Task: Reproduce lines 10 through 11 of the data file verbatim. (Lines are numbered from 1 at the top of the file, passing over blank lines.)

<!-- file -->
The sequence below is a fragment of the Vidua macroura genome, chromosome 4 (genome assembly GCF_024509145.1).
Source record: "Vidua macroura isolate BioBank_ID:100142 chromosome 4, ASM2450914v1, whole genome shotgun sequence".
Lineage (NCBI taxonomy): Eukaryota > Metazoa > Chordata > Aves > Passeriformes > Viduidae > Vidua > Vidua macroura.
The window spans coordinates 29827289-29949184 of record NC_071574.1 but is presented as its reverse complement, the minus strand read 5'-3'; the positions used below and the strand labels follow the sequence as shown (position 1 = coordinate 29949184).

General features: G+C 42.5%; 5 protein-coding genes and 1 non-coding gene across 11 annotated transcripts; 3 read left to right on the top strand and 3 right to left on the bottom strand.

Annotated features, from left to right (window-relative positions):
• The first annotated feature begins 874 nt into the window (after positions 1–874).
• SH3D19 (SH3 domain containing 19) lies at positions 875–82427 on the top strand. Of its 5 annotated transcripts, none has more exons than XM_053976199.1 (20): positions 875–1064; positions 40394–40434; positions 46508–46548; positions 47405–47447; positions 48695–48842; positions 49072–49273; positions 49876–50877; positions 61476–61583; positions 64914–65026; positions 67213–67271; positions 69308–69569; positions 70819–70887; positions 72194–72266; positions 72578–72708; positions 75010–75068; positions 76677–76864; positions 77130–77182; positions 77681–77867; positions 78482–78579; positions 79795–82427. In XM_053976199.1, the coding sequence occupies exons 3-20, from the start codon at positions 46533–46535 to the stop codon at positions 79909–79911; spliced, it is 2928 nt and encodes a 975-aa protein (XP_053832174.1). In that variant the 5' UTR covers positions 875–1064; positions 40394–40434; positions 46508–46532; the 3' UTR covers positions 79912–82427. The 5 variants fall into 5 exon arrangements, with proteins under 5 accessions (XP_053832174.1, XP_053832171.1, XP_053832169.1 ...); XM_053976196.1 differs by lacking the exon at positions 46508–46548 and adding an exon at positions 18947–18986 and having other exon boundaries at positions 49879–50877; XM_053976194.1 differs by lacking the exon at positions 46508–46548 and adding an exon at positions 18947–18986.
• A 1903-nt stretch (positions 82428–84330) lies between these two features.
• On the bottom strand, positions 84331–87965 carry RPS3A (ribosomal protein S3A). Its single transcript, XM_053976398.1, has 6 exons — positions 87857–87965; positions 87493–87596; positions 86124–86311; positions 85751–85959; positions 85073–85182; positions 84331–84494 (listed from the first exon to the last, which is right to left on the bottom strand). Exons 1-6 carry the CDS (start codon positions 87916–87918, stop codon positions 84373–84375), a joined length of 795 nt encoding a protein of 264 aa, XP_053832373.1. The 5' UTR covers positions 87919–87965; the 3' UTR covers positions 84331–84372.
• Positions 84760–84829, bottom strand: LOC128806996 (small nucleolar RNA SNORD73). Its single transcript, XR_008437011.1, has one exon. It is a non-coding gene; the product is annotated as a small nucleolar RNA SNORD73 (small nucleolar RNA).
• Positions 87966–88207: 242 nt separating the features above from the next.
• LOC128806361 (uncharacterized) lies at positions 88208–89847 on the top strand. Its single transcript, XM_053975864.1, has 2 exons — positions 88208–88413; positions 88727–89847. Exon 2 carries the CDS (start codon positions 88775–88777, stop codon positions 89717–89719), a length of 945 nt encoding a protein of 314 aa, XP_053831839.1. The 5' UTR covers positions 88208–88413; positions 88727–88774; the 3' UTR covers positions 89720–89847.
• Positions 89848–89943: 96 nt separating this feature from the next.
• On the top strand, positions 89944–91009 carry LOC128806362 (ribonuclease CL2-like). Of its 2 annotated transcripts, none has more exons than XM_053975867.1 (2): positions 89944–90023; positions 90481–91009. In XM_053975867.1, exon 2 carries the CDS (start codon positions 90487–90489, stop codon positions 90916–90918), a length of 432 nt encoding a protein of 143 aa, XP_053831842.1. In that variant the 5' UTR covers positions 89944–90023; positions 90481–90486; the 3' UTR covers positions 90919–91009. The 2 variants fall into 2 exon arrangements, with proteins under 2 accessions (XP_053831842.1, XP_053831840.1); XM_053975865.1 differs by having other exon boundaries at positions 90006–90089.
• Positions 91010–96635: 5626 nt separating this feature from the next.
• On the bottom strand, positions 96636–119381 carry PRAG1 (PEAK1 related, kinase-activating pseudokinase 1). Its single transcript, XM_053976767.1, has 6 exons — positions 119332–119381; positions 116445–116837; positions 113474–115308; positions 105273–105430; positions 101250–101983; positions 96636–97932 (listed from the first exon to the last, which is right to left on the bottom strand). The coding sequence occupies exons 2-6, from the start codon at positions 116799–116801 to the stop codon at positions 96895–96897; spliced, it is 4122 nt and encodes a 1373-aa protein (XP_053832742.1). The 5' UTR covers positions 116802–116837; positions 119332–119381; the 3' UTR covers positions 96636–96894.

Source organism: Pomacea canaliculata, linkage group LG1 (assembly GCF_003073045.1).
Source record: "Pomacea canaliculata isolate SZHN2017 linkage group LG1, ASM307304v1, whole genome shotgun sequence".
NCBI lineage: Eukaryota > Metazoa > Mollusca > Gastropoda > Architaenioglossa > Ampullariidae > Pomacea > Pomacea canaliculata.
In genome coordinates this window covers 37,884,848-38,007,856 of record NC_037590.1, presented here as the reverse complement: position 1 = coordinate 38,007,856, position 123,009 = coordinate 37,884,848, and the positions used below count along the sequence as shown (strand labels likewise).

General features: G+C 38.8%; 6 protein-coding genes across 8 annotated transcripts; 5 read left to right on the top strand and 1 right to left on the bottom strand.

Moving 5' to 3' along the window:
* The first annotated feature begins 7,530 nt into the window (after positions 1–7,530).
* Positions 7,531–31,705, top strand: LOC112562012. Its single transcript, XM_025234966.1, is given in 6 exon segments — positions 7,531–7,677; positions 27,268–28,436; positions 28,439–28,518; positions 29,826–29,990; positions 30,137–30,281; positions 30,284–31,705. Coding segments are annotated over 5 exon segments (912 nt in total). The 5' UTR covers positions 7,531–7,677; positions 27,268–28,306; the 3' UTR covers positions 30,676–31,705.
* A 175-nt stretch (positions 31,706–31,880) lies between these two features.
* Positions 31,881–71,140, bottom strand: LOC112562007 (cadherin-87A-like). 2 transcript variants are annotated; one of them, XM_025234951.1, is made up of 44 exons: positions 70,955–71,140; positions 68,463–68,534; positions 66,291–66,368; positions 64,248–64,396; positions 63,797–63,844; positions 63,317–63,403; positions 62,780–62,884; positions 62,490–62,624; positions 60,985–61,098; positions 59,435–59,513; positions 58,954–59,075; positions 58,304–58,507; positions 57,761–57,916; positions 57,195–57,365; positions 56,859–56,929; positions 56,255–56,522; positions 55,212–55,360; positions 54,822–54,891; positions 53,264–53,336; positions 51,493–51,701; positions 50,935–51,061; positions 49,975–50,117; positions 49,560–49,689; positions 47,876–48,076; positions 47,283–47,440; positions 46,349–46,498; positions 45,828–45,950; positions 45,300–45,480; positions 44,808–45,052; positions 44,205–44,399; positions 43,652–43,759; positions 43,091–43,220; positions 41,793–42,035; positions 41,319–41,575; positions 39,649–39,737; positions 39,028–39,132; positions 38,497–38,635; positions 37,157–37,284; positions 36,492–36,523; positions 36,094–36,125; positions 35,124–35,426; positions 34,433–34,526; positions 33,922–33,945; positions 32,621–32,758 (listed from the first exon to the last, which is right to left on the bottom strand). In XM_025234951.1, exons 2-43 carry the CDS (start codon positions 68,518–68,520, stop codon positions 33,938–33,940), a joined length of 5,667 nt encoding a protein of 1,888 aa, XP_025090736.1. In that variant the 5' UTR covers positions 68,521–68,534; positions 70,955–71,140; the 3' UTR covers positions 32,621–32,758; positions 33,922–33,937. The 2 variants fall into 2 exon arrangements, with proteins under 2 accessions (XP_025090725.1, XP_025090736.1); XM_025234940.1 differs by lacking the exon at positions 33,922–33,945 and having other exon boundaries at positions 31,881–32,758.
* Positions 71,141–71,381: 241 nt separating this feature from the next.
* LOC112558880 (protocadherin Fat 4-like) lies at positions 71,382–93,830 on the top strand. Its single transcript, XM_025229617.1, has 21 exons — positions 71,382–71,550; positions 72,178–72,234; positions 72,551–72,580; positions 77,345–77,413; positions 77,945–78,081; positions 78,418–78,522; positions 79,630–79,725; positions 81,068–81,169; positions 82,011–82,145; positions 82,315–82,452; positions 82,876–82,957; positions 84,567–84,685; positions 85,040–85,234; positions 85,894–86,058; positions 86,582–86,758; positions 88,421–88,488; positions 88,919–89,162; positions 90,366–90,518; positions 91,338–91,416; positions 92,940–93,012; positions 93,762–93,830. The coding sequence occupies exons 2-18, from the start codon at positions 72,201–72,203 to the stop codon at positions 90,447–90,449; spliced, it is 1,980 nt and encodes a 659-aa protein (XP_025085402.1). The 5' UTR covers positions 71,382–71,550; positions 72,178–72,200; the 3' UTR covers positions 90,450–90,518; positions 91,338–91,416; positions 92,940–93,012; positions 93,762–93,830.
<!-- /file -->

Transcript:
• On the bottom strand, positions 84331–87965 carry RPS3A (ribosomal protein S3A). Its single transcript, XM_053976398.1, has 6 exons — positions 87857–87965; positions 87493–87596; positions 86124–86311; positions 85751–85959; positions 85073–85182; positions 84331–84494 (listed from the first exon to the last, which is right to left on the bottom strand). Exons 1-6 carry the CDS (start codon positions 87916–87918, stop codon positions 84373–84375), a joined length of 795 nt encoding a protein of 264 aa, XP_053832373.1. The 5' UTR covers positions 87919–87965; the 3' UTR covers positions 84331–84372.
• Positions 84760–84829, bottom strand: LOC128806996 (small nucleolar RNA SNORD73). Its single transcript, XR_008437011.1, has one exon. It is a non-coding gene; the product is annotated as a small nucleolar RNA SNORD73 (small nucleolar RNA).